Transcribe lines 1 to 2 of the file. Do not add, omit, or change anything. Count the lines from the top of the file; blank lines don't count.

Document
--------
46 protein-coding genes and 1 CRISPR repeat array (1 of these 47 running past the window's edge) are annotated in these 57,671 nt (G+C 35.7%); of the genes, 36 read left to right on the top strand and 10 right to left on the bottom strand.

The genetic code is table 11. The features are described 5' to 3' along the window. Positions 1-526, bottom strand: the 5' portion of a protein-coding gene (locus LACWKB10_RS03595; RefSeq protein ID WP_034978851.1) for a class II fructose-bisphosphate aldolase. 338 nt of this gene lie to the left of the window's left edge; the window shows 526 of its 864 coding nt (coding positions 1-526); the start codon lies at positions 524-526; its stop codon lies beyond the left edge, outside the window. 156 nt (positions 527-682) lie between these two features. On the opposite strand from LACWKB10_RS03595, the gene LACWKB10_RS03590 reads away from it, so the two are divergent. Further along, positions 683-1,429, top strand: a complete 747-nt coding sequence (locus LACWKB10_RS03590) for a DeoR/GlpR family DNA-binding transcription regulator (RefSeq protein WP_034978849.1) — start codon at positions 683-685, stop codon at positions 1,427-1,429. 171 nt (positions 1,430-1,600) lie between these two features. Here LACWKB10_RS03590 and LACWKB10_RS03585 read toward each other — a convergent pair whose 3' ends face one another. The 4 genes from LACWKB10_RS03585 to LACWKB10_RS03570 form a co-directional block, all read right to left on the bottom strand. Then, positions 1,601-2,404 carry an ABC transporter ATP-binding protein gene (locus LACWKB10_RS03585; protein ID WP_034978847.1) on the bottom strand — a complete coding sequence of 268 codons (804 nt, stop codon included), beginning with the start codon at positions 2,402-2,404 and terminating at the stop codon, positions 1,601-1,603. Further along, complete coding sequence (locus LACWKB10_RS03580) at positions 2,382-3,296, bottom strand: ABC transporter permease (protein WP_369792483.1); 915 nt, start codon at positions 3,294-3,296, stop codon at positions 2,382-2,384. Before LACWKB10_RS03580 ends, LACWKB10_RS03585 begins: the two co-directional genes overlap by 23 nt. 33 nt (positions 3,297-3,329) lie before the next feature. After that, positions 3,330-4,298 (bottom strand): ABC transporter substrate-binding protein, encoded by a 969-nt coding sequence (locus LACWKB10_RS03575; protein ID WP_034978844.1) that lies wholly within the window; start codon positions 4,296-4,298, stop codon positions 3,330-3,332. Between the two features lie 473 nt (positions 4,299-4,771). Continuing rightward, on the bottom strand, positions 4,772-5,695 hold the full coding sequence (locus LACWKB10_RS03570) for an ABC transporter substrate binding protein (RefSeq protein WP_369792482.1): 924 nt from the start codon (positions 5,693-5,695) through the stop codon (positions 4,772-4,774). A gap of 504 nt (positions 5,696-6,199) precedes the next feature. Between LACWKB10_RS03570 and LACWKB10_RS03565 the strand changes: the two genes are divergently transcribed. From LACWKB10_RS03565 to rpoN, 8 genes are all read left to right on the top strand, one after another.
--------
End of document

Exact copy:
46 protein-coding genes and 1 CRISPR repeat array (1 of these 47 running past the window's edge) are annotated in these 57,671 nt (G+C 35.7%); of the genes, 36 read left to right on the top strand and 10 right to left on the bottom strand.

The genetic code is table 11. The features are described 5' to 3' along the window. Positions 1-526, bottom strand: the 5' portion of a protein-coding gene (locus LACWKB10_RS03595; RefSeq protein ID WP_034978851.1) for a class II fructose-bisphosphate aldolase. 338 nt of this gene lie to the left of the window's left edge; the window shows 526 of its 864 coding nt (coding positions 1-526); the start codon lies at positions 524-526; its stop codon lies beyond the left edge, outside the window. 156 nt (positions 527-682) lie between these two features. On the opposite strand from LACWKB10_RS03595, the gene LACWKB10_RS03590 reads away from it, so the two are divergent. Further along, positions 683-1,429, top strand: a complete 747-nt coding sequence (locus LACWKB10_RS03590) for a DeoR/GlpR family DNA-binding transcription regulator (RefSeq protein WP_034978849.1) — start codon at positions 683-685, stop codon at positions 1,427-1,429. 171 nt (positions 1,430-1,600) lie between these two features. Here LACWKB10_RS03590 and LACWKB10_RS03585 read toward each other — a convergent pair whose 3' ends face one another. The 4 genes from LACWKB10_RS03585 to LACWKB10_RS03570 form a co-directional block, all read right to left on the bottom strand. Then, positions 1,601-2,404 carry an ABC transporter ATP-binding protein gene (locus LACWKB10_RS03585; protein ID WP_034978847.1) on the bottom strand — a complete coding sequence of 268 codons (804 nt, stop codon included), beginning with the start codon at positions 2,402-2,404 and terminating at the stop codon, positions 1,601-1,603. Further along, complete coding sequence (locus LACWKB10_RS03580) at positions 2,382-3,296, bottom strand: ABC transporter permease (protein WP_369792483.1); 915 nt, start codon at positions 3,294-3,296, stop codon at positions 2,382-2,384. Before LACWKB10_RS03580 ends, LACWKB10_RS03585 begins: the two co-directional genes overlap by 23 nt. 33 nt (positions 3,297-3,329) lie before the next feature. After that, positions 3,330-4,298 (bottom strand): ABC transporter substrate-binding protein, encoded by a 969-nt coding sequence (locus LACWKB10_RS03575; protein ID WP_034978844.1) that lies wholly within the window; start codon positions 4,296-4,298, stop codon positions 3,330-3,332. Between the two features lie 473 nt (positions 4,299-4,771). Continuing rightward, on the bottom strand, positions 4,772-5,695 hold the full coding sequence (locus LACWKB10_RS03570) for an ABC transporter substrate binding protein (RefSeq protein WP_369792482.1): 924 nt from the start codon (positions 5,693-5,695) through the stop codon (positions 4,772-4,774). A gap of 504 nt (positions 5,696-6,199) precedes the next feature. Between LACWKB10_RS03570 and LACWKB10_RS03565 the strand changes: the two genes are divergently transcribed. From LACWKB10_RS03565 to rpoN, 8 genes are all read left to right on the top strand, one after another.